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Southern Historical Society Papers, Volume 12. (ed. Reverend J. William Jones) 17 1 Browse Search
Judith White McGuire, Diary of a southern refugee during the war, by a lady of Virginia 9 1 Browse Search
Heros von Borcke, Memoirs of the Confederate War for Independence 8 2 Browse Search
The Daily Dispatch: May 4, 1863., [Electronic resource] 1 1 Browse Search
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Browsing named entities in Judith White McGuire, Diary of a southern refugee during the war, by a lady of Virginia. You can also browse the collection for Channing Price or search for Channing Price in all documents.

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things for the sick. The Briars , October 2d, 1861. We returned yesterday, everybody anxious and apprehensive. Battles seem to be imminent, both in Western Virginia and on the Potomac. Constant skirmishing reported in both places. General Price, it is said, has taken Lexington, Missouri, with a large number of prisoners. Our army in Fairfax has fallen back from Munson's Hill to the Court-House; thus leaving our dear homes more deeply buried in the shades of Yankeeism than ever. Thy was well filled with heart-worshippers. The Rev. Mr. Jones preached for us at Millwood. This whole household was there-indeed, the whole neighbourhood turned out. We have been anxiously awaiting the result of an anticipated fight between Price and Fremont; but Fremont was superseded while almost in the act of making the attack. We await further developments. Winchester, December 9, 1861. Mr.---- and myself have been here for three weeks, with Dr. S. and our dear niece. Jackson'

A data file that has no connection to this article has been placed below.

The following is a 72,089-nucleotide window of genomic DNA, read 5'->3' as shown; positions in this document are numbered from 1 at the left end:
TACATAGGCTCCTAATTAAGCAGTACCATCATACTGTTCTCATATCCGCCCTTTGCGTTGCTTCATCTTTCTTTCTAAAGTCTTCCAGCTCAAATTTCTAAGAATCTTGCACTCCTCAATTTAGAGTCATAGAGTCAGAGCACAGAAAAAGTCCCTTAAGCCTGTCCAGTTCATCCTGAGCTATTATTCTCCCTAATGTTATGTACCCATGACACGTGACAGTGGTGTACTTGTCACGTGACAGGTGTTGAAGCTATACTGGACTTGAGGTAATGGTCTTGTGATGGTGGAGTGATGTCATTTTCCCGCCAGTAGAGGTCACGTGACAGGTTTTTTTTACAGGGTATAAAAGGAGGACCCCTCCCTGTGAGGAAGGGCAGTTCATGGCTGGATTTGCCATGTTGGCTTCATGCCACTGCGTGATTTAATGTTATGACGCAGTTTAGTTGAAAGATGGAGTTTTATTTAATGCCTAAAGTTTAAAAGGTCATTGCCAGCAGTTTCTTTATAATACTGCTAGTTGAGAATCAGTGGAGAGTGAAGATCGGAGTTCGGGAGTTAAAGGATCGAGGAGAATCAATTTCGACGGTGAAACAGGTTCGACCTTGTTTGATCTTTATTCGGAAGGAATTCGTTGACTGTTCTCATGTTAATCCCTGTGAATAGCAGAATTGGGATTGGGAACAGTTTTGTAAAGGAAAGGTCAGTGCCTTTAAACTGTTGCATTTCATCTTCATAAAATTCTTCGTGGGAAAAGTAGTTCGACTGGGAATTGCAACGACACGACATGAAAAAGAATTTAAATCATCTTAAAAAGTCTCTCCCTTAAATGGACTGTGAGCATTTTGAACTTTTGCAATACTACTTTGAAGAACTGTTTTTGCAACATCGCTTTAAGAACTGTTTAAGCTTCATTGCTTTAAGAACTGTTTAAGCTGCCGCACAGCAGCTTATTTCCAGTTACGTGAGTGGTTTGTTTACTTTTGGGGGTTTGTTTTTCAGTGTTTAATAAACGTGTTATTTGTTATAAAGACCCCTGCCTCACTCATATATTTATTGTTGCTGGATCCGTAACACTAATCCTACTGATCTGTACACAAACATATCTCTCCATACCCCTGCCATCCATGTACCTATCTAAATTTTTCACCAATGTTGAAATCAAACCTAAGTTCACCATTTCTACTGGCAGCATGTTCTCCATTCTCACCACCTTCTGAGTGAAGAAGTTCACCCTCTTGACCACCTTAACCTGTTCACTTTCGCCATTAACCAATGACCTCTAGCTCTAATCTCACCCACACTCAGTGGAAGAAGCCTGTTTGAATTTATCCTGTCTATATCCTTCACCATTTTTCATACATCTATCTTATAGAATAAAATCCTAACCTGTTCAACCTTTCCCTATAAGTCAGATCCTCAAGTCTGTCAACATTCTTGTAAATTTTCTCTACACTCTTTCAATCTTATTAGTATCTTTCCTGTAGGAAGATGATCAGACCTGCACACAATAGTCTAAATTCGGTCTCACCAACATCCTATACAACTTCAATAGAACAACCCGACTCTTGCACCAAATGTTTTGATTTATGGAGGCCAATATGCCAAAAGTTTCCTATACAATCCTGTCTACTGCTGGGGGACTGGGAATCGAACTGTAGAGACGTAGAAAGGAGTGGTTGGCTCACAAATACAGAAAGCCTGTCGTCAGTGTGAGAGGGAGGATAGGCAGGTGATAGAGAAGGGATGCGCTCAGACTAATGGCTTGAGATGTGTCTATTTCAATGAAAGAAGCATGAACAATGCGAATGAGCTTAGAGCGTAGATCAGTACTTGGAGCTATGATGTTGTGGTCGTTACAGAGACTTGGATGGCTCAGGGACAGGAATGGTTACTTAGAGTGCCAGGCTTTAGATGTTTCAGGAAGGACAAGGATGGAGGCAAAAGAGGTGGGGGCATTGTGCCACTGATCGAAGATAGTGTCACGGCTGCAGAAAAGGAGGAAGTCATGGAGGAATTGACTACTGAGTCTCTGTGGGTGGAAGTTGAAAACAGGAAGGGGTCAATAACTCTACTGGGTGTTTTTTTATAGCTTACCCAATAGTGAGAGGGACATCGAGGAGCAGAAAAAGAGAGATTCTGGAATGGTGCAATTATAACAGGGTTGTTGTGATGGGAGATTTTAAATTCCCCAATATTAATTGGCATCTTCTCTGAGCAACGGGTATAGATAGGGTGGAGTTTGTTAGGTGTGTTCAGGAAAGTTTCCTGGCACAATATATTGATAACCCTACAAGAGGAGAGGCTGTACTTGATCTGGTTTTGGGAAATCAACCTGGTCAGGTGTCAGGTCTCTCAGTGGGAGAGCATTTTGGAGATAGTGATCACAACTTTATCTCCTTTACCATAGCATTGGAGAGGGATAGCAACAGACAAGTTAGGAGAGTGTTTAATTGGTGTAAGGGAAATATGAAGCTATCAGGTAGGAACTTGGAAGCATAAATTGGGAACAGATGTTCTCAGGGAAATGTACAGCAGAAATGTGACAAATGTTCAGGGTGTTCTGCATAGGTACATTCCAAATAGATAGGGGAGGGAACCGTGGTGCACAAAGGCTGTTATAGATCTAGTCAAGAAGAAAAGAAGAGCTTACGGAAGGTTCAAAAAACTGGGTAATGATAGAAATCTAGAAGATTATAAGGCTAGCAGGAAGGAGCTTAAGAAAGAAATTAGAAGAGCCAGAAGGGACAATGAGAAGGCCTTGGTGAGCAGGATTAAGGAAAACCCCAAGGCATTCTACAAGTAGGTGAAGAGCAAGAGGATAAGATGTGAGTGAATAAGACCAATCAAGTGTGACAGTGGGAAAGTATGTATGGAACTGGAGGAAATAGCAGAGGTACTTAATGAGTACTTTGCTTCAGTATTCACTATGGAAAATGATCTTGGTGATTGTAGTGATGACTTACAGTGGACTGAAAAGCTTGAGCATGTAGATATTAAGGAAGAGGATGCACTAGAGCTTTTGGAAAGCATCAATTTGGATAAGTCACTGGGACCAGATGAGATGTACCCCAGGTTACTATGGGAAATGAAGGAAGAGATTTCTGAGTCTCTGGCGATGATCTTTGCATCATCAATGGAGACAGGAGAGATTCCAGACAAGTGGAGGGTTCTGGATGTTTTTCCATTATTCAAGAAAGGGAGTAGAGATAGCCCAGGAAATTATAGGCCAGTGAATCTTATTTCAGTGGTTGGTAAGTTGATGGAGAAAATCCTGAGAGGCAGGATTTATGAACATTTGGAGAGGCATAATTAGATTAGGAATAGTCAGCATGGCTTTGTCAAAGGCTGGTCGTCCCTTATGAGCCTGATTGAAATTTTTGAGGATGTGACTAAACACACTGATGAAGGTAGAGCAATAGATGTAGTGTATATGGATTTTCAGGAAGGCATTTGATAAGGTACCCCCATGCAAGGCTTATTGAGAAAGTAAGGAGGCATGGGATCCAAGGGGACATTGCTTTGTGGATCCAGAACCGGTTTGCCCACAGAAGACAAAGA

heard, and we are willing to believe that no news is good news. Two more of the dear ones over whose youth we so anxiously watched have fallen-Hill Carter, of Shirley, and Benjamin White, of Charlestown, Jefferson County. Thank God, they were both Christians! My heart aches for their parents. The last was an only son, and justly the pride and joy of his household. His parents are in the enemy's lines. O Lord, uphold that tender mother when the withering stroke is known to her! Major Channing Price and Colonel Thomas Garnett are gone! God help our country! We can't afford to lose such men. While our army was busily engaged last Sunday, the Yankees took occasion to send out a raiding party of their superfluous numbers. A party of several hundred came here about three o'clock in the afternoon. They knew that the cars containing the wounded from the battle-field would be here. The cars arrived, and were immediately surrounded and the soldiers paroled. The ladies all the w
. Some cheering intimations from Georgia. Hood has made movements on Sherman's flank, and Forrest upon his rear, which it is thought promise most valuable results, but nothing final has been yet accomplished, and we may be too sanguine. General Price is still successful in Missouri. In the Valley of Virginia an immense amount of private property has been destroyed. Sheridan, glorying in his shame, boasts of, and probably magnifies, what has been done in that way. He telegraphs to Gra have certainly had many successes of late. Sheridan, instead of capturing Lynchburg, as he promised, is retreating down the Valley. In the South, the army of Tennessee is in Sherman's rear, and Forrest still carries every thing before him. General Price seems to be doing well in Missouri; Arkansas and Texas seem to be all right. Kentucky, too, (poor Kentucky!) seems more hopeful. Then why should we despond? Maryland, alas for Maryland! the tyrant's heel appears too heavy for her, and we